Mitchell Gallerstein COS'17 reports from South Africa, where he is studying abroad.
Two weeks ago I went on a peninsula tour that took us to the Cape of Good Hope—the (almost) southernmost tip of Africa and the meeting point for the Atlantic and Indian Oceans. Standing on a 500-foot cliff overlooking this meeting point gave me very conflicting feelings. I was struck by an overwhelming feeling of excitement about getting to experience the world on an entirely different continent—one that could easily be swept out from under my feet as I stood without any barrier between me and the rocks hundreds of feet below. This moment exemplified what study abroad is about for me. The euphoria and fear of going into the unknown. I chose this location because it seemed different from the type of life I am used to in Boston. Though having been here for this time, I am struck by how similar South Africa is to the USA. South Africa has the highest level of economic inequality in the world. The USA has the highest level of economic inequality in the developed world. South Africa and the US were desegregated 21 and 61 years ago, respectively. The issues facing both countries are surprisingly similar.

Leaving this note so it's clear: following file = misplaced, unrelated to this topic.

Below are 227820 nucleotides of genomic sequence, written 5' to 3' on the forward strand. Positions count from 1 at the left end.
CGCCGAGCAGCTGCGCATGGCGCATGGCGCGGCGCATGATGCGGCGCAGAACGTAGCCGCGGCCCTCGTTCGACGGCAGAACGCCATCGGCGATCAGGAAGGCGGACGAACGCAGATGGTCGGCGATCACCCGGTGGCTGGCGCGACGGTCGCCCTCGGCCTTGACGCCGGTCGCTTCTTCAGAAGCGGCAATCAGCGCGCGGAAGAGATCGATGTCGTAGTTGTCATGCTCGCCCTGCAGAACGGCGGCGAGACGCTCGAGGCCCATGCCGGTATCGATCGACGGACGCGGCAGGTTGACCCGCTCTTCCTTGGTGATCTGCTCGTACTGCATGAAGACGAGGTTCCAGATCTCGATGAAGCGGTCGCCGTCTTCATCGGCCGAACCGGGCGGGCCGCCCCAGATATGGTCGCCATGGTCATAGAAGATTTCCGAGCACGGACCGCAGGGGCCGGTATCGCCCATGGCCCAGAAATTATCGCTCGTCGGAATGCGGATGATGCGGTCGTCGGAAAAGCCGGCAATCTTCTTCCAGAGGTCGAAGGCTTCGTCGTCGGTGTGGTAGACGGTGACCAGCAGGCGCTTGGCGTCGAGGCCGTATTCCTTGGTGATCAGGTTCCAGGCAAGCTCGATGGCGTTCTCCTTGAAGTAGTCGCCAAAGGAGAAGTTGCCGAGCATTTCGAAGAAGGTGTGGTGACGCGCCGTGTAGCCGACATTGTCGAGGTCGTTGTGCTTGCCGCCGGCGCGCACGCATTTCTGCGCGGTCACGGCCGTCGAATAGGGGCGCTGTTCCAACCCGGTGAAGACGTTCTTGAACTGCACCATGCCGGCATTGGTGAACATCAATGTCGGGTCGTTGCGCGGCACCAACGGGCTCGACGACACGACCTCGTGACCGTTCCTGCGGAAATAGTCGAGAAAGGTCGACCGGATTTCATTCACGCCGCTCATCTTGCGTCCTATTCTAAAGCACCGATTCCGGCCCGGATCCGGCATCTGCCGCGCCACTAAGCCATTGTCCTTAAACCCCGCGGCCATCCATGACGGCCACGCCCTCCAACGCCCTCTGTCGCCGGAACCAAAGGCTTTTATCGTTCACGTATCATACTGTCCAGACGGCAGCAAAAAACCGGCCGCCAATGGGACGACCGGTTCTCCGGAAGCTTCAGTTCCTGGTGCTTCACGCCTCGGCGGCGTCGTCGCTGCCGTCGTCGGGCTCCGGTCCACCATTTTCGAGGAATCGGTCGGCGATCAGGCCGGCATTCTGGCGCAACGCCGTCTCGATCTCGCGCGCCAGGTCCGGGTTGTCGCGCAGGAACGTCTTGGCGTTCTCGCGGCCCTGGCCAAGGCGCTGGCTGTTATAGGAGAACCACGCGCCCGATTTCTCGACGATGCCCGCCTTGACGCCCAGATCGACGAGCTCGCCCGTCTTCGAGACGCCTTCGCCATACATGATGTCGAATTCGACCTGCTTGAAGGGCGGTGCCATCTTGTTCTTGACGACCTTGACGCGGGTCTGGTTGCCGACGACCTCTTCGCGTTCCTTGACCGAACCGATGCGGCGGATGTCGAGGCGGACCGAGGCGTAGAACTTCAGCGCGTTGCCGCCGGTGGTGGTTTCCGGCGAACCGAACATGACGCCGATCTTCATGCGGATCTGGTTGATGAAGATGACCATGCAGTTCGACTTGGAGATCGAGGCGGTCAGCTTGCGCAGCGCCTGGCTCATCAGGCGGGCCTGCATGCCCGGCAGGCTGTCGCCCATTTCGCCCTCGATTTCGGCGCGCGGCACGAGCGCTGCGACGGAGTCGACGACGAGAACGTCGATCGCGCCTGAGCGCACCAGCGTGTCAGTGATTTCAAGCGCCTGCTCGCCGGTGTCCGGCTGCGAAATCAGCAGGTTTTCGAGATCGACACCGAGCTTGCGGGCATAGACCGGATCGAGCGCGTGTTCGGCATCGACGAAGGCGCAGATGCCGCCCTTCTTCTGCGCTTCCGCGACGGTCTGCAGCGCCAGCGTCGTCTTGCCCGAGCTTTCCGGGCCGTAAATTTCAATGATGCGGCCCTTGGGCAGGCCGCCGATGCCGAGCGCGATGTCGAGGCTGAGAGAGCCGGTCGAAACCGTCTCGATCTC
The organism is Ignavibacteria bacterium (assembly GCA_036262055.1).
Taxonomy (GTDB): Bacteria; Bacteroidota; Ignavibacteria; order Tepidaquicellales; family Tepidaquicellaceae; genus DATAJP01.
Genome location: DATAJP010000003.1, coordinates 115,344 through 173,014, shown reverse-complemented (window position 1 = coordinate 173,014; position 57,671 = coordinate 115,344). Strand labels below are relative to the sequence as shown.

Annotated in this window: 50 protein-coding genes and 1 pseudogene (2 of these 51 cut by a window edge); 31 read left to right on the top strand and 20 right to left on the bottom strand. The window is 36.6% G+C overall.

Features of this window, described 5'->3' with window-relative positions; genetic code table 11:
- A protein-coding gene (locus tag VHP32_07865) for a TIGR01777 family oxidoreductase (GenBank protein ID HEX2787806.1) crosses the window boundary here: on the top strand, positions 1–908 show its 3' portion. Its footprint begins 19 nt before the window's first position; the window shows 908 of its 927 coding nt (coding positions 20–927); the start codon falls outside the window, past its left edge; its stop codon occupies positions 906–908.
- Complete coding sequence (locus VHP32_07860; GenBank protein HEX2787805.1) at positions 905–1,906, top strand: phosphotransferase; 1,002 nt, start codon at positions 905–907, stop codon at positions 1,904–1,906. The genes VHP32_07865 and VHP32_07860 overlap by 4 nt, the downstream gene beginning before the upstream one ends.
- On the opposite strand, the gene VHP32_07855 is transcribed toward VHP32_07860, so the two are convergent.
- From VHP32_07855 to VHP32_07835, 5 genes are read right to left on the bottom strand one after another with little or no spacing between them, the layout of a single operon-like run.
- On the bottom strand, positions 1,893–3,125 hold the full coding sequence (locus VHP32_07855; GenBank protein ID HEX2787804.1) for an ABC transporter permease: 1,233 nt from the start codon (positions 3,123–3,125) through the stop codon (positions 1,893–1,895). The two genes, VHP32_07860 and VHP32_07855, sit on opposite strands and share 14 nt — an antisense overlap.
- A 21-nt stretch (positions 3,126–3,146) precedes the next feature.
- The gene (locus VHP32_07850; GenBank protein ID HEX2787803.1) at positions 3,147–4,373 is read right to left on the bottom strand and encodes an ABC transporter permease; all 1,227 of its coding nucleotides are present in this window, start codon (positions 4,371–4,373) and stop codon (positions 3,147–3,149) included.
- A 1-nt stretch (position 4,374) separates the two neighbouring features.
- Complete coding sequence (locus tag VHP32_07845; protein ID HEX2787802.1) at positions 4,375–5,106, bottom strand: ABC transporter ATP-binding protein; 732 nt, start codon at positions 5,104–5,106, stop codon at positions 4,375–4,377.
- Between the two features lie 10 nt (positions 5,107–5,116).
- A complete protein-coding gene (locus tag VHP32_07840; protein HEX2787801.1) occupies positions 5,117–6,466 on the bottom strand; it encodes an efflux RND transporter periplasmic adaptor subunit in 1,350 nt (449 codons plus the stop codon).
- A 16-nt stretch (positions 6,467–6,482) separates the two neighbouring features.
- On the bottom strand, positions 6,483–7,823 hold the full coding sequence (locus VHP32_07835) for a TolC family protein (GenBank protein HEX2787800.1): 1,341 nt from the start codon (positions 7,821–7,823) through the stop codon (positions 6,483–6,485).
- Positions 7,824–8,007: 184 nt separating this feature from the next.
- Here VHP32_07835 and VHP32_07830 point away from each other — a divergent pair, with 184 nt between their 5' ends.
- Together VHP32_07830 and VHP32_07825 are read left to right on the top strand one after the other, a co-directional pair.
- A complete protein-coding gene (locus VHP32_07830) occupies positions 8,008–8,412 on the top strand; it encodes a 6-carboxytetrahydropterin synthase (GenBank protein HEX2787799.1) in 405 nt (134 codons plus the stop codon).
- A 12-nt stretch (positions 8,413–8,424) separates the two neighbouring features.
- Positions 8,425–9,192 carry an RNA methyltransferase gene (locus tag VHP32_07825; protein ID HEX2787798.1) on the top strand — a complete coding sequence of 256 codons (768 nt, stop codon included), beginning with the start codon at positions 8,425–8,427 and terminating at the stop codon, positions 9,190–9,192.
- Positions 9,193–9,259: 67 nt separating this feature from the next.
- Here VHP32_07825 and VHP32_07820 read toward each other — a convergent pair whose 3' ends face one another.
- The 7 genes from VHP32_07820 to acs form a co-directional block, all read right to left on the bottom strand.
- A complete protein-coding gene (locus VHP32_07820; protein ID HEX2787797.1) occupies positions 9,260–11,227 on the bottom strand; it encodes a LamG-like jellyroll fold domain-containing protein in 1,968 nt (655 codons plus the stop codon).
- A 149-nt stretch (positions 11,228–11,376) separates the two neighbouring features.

Cape Town has an amazing culinary scene, which unexpectedly highlights the inequality I mentioned. On Thursday, some of my new friends and I went to a night market in an old theater downtown. The food all looked incredible and there was a folk band onstage playing American music. After eating an amazing plate of sweet potatoes, roasted vegetables, rice, and pulled pork, I went and got a Nutella brownie. I spent a lot of time there, but it was only towards the end I realized that the market was almost completely made up of white people. The only black people in the room were serving food. Today, our group went to a restaurant called Mzolis, which is located in a black township—where South Africans were forcefully relocated during apartheid. The best way to describe this restaurant is a combination between a butcher shop, restaurant, and club all located on an outdoor patio. The food was served in a gigantic metal tub and everyone ate with their hands. Comparing the food alone gave an interesting picture. The market contained similar food to what we are used to eating, while Mzolis was a very South African experience. Also, because of safety issues in the township, I was not allowed to leave the restaurant during the day in a group. The neighborhood with the market was safe enough to walk around in at night. The juxtaposition of these two experiences highlighted the divide between life for white people and life for black people in South Africa. I look forward to learning more about this issue in the future in order to gain a better understanding of the underlying problems.